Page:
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your fridge is a health hazard: here's how to make sure your food is safe to eat

Discussion in 'Habari na Hoja mchanganyiko' started by Kapwani, Aug 11, 2010.

  1. K

    Kapwani JF-Expert Member

    Aug 11, 2010
    Joined: Nov 17, 2009
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    nimepata hii nimeona bora tushee kujua hili ili tupate afya na nguvu ya kuitumikia nchi yetu vyema....


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    Your fridge is a health hazard

    Here's how to make sure your food is safe to eat




    Tue 10 Aug, 2010 03:00 pm GTM
    [​IMG] © Michal Adamczyk - Fotolia.com

    You may think that your bathroom is germ prone, and so you give those tiles a good weekly scrub. But how often do you clean out and disinfect your fridge?
    Well, probably not often enough, according to a recent study, which found that fridges are the second dirtiest place in your household, just behind bathroom seals.
    The Hygiene Council found that of the fridges surveyed, 35 per cent were unsatisfactory and 15 per cent were heavily contaminated with bacteria.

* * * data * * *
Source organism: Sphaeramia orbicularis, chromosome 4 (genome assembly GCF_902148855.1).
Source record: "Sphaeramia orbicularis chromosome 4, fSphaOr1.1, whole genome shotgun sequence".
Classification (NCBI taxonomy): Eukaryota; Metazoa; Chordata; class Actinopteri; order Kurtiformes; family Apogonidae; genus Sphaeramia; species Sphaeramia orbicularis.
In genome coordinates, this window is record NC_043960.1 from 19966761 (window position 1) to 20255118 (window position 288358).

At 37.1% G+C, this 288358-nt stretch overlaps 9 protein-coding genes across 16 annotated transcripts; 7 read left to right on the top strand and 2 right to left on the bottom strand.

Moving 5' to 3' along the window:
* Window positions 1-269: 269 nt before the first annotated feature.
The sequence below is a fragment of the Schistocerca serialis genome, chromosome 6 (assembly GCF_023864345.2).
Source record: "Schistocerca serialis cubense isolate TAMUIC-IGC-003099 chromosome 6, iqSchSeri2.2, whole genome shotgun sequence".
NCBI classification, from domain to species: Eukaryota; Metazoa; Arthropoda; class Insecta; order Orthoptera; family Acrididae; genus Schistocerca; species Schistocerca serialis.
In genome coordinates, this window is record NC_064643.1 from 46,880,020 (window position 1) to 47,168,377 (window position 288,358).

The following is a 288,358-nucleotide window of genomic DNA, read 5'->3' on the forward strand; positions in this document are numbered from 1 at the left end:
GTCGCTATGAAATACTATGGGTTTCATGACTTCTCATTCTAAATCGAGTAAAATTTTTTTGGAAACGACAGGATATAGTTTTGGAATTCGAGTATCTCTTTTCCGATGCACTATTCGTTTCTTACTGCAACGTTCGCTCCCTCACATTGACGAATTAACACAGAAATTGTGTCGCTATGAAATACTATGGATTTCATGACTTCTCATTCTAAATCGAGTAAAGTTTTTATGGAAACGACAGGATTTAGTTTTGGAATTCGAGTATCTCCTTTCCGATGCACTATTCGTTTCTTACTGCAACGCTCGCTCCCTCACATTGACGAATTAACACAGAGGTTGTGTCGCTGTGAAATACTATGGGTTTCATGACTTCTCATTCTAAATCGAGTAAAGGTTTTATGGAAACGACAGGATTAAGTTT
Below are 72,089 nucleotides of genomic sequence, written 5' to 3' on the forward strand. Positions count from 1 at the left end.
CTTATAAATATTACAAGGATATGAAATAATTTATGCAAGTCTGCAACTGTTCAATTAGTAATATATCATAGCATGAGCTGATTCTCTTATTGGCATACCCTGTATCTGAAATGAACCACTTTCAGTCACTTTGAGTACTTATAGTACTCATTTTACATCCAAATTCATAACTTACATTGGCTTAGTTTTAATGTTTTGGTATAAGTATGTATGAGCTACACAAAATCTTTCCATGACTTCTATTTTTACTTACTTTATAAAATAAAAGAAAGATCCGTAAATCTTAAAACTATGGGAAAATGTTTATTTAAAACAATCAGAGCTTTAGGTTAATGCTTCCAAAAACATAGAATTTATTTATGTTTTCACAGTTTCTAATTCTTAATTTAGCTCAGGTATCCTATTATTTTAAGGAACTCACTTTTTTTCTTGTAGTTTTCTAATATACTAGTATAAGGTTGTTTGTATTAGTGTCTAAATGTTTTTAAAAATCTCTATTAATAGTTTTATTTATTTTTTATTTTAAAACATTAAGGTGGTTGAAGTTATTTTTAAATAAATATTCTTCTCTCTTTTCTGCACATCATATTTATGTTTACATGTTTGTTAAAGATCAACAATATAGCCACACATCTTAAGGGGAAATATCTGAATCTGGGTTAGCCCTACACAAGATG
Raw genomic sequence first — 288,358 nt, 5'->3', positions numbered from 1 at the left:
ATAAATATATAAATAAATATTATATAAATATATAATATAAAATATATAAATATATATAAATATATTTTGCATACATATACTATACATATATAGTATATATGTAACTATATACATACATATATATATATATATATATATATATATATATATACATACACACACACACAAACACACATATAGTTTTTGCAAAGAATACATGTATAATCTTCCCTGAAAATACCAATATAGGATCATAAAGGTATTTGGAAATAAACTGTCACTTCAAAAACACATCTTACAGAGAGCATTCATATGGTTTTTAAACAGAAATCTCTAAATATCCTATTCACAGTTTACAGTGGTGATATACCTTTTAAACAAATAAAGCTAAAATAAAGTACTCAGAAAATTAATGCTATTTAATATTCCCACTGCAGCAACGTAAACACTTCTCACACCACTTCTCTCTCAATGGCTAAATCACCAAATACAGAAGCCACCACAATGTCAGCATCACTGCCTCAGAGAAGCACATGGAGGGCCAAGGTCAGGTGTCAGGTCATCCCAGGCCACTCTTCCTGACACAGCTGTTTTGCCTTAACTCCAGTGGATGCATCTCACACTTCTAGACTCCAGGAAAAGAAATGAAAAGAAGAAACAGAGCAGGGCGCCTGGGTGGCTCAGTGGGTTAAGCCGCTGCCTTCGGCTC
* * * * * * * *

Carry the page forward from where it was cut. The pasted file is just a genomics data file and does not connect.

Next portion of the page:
Fridge temperatures were often set too high, allowing the growth of bacteria, which included E. coli, Enterobacteria, and Staphylococcus aureus, all of which will give you a nasty bout of food poisoning.
    So what can you do to ensure your fridge - and your food - is not a health hazard?
    Food storage

    • For starters, clean the fridge weekly - spray, scrub, repeat. Don't over do it with the disinfectant, unless you like your food scented with ammonia.
    • Make sure your fridge is at the correct temperature for storing food, between 0 and 5 degrees centigrade. Your freezer should be below -18 degrees centigrade. You can use fridge and freezer thermometers to make sure this is the case.
    • Some modern fridges have zones to store different types of food, such as meat and vegetables. Make sure you don't store meat in the vegetable zone, as the temperature there might be higher.
    • Make sure you keep the door open briefly, as the temperature in the fridge will quickly rise, creating a breeding ground for bacteria.
    • Cover leftovers well, and eat them within a couple of days.
    • Keep bottles and jars closed.
    • Keep raw meats away from cooked meats. Both should be well covered to prevent contamination.
    • Store raw meats at the bottom of the fridge to stop juices dripping onto other foods.
    • Finally, use common sense, and throw away old food.
  2. drphone

    drphone JF-Expert Member

    Aug 12, 2010
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    good info bro
  3. K

    Kapwani JF-Expert Member

    Aug 12, 2010
    Joined: Nov 17, 2009
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    asante kwa kusoma d, ila mimi dada jamani
    mix with yours